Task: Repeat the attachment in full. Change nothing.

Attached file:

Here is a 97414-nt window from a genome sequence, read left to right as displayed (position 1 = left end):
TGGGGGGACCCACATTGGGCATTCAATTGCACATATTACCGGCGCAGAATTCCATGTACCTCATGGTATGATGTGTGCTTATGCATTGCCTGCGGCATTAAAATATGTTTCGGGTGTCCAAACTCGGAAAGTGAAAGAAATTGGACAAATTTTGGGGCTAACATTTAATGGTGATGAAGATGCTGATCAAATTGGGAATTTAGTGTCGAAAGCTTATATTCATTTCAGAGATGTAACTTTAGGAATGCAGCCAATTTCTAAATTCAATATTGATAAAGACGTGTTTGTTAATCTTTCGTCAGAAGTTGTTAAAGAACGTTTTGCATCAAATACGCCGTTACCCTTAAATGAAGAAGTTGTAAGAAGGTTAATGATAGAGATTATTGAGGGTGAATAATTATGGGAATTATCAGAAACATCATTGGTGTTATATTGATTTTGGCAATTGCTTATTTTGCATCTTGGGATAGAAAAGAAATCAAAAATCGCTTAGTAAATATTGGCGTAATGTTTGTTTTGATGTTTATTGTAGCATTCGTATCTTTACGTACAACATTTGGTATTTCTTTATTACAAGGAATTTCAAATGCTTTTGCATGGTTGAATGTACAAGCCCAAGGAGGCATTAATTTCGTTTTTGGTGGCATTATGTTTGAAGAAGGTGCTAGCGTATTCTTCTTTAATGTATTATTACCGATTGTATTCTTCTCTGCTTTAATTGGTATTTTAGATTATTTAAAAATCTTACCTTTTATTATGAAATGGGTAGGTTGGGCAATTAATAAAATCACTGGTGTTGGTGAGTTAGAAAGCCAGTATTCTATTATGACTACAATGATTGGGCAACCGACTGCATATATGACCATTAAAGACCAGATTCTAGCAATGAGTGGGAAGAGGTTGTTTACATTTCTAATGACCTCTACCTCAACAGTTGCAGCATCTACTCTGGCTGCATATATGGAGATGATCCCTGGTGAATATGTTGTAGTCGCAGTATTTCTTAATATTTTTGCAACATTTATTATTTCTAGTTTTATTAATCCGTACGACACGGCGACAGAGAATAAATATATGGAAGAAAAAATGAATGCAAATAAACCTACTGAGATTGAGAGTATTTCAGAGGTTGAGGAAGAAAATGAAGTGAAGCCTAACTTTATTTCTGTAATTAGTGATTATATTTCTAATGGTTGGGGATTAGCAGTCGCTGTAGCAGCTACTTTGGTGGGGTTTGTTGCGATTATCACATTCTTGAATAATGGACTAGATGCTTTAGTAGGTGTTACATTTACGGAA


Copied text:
Here is a 97414-nt window from a genome sequence, read left to right as displayed (position 1 = left end):
TGGGGGGACCCACATTGGGCATTCAATTGCACATATTACCGGCGCAGAATTCCATGTACCTCATGGTATGATGTGTGCTTATGCATTGCCTGCGGCATTAAAATATGTTTCGGGTGTCCAAACTCGGAAAGTGAAAGAAATTGGACAAATTTTGGGGCTAACATTTAATGGTGATGAAGATGCTGATCAAATTGGGAATTTAGTGTCGAAAGCTTATATTCATTTCAGAGATGTAACTTTAGGAATGCAGCCAATTTCTAAATTCAATATTGATAAAGACGTGTTTGTTAATCTTTCGTCAGAAGTTGTTAAAGAACGTTTTGCATCAAATACGCCGTTACCCTTAAATGAAGAAGTTGTAAGAAGGTTAATGATAGAGATTATTGAGGGTGAATAATTATGGGAATTATCAGAAACATCATTGGTGTTATATTGATTTTGGCAATTGCTTATTTTGCATCTTGGGATAGAAAAGAAATCAAAAATCGCTTAGTAAATATTGGCGTAATGTTTGTTTTGATGTTTATTGTAGCATTCGTATCTTTACGTACAACATTTGGTATTTCTTTATTACAAGGAATTTCAAATGCTTTTGCATGGTTGAATGTACAAGCCCAAGGAGGCATTAATTTCGTTTTTGGTGGCATTATGTTTGAAGAAGGTGCTAGCGTATTCTTCTTTAATGTATTATTACCGATTGTATTCTTCTCTGCTTTAATTGGTATTTTAGATTATTTAAAAATCTTACCTTTTATTATGAAATGGGTAGGTTGGGCAATTAATAAAATCACTGGTGTTGGTGAGTTAGAAAGCCAGTATTCTATTATGACTACAATGATTGGGCAACCGACTGCATATATGACCATTAAAGACCAGATTCTAGCAATGAGTGGGAAGAGGTTGTTTACATTTCTAATGACCTCTACCTCAACAGTTGCAGCATCTACTCTGGCTGCATATATGGAGATGATCCCTGGTGAATATGTTGTAGTCGCAGTATTTCTTAATATTTTTGCAACATTTATTATTTCTAGTTTTATTAATCCGTACGACACGGCGACAGAGAATAAATATATGGAAGAAAAAATGAATGCAAATAAACCTACTGAGATTGAGAGTATTTCAGAGGTTGAGGAAGAAAATGAAGTGAAGCCTAACTTTATTTCTGTAATTAGTGATTATATTTCTAATGGTTGGGGATTAGCAGTCGCTGTAGCAGCTACTTTGGTGGGGTTTGTTGCGATTATCACATTCTTGAATAATGGACTAGATGCTTTAGTAGGTGTTACATTTACGGAA